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Chaos Manor Special Reports


Wednesday, October 26, 2005

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The BYTE Fiasco

Name Withheld to protect the innocent. I know the author of this.



Please post this anonymously. I can verify my "authenticity" in any manner you feel is necessary.

The problems the Army study has documented are similar to what I've personally seen as a Lt. and Junior Capt. in the USAF. There is little trust above the squadron level, and essentially zero trust above the wing level. One of the biggest gripes is the way the Military Personnel Command currently handles assignments. In the interest of fairness and to address the growing number of early separations, USAF aircrew are almost randomly assigned to their next assignment based entirely on shortfalls during the previous quarter. This results in large periods of units being overmanned or undermanned, and the late corrections and apparent lack of any planning whatsoever results in waves of "good deals" and "bad deals", neither of which have any relationship to the aircrew's experience, qualifications, career goals, or intentions to stay or leave the military.

The classic pattern repeating every single day in the USAF, goes something like this:

Young Capt. Smith gets his pilot wings, and goes to an operational squadron. He likes operational flying, although his squadron is undermanned and he's pulling 12 hour days plus doing janitor work because there are not enough junior enlisted members doing junior enlisted member jobs, and the civilian contractors come in only once a week.

Capt. Smith gets lucky, and his next assignment is also to an operational flying squadron. He progresses in his field, becomes an experienced instructor in his squadron, and takes command jobs within the squadron structure. He still works 12 hours a day, but now he's supposed to be the one organizing the rest of the pilots into trash detail. It's embarrassing when a Lt. Col is the only one emptying the trash, so the Lt's are kept busy emptying trash instead of studying tech manuals and tactics. Ah well, Capt. Smith is looking forward to pinning on major during his next assignment and since his squadron is still undermanned, he figures it might be smart for the USAF to give him another flying assignment.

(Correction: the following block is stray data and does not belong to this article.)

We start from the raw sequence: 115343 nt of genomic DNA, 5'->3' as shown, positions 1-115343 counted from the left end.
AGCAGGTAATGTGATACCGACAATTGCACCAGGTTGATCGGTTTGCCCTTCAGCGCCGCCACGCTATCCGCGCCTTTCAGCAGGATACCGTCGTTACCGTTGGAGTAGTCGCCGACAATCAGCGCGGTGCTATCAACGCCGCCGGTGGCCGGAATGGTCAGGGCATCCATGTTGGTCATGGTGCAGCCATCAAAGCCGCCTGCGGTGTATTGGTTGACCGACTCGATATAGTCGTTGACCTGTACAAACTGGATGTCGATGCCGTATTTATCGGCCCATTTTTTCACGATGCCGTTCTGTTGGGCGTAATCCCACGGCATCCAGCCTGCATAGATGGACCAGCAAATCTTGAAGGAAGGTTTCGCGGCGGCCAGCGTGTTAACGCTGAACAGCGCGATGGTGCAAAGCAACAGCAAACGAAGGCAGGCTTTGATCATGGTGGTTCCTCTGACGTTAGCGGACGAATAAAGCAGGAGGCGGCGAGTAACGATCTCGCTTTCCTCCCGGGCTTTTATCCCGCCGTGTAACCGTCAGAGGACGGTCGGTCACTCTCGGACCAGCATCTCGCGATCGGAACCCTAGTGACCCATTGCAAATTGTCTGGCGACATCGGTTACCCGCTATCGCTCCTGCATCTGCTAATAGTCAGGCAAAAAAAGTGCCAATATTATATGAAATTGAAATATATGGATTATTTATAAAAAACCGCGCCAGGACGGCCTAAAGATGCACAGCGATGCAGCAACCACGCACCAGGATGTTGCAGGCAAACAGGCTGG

Unfortunately, MPC decides that Capt. Smith needs to grab an M-16, hop into a HUMVEE, and drive around Korea for a year (or Germany for 2 years) as an Air Liaison Officer. Capt. Smith has no desire or intention to drive a jeep around, having made the decision long ago to join the USAF instead of the Army. Capt. Smith asks MPC to reconsider their assignment decision, but he's told that they don't bargain. Either he takes the assignment or he gets out.

Capt. Smith leaves the USAF after 9 to 12 years service (with zero retirement and no retirement account because military members aren't allowed to save up for their own retirement like the REST OF THE FREE WORLD), and he takes several million dollars of training and experience to the airlines who pay him according to the value of his skills, allow him a union to prevent steady decline of his medical and other benefits, and he never ever has to chase trash around the squadron again. He's now treated like a professional instead of a number, he's allowed to choose a career path and follow it, and he can change jobs or locations when the opportunity arises. He also is immediately eligible for company sponsored retirement plans and his benefits could potentially start after just a few years in the company.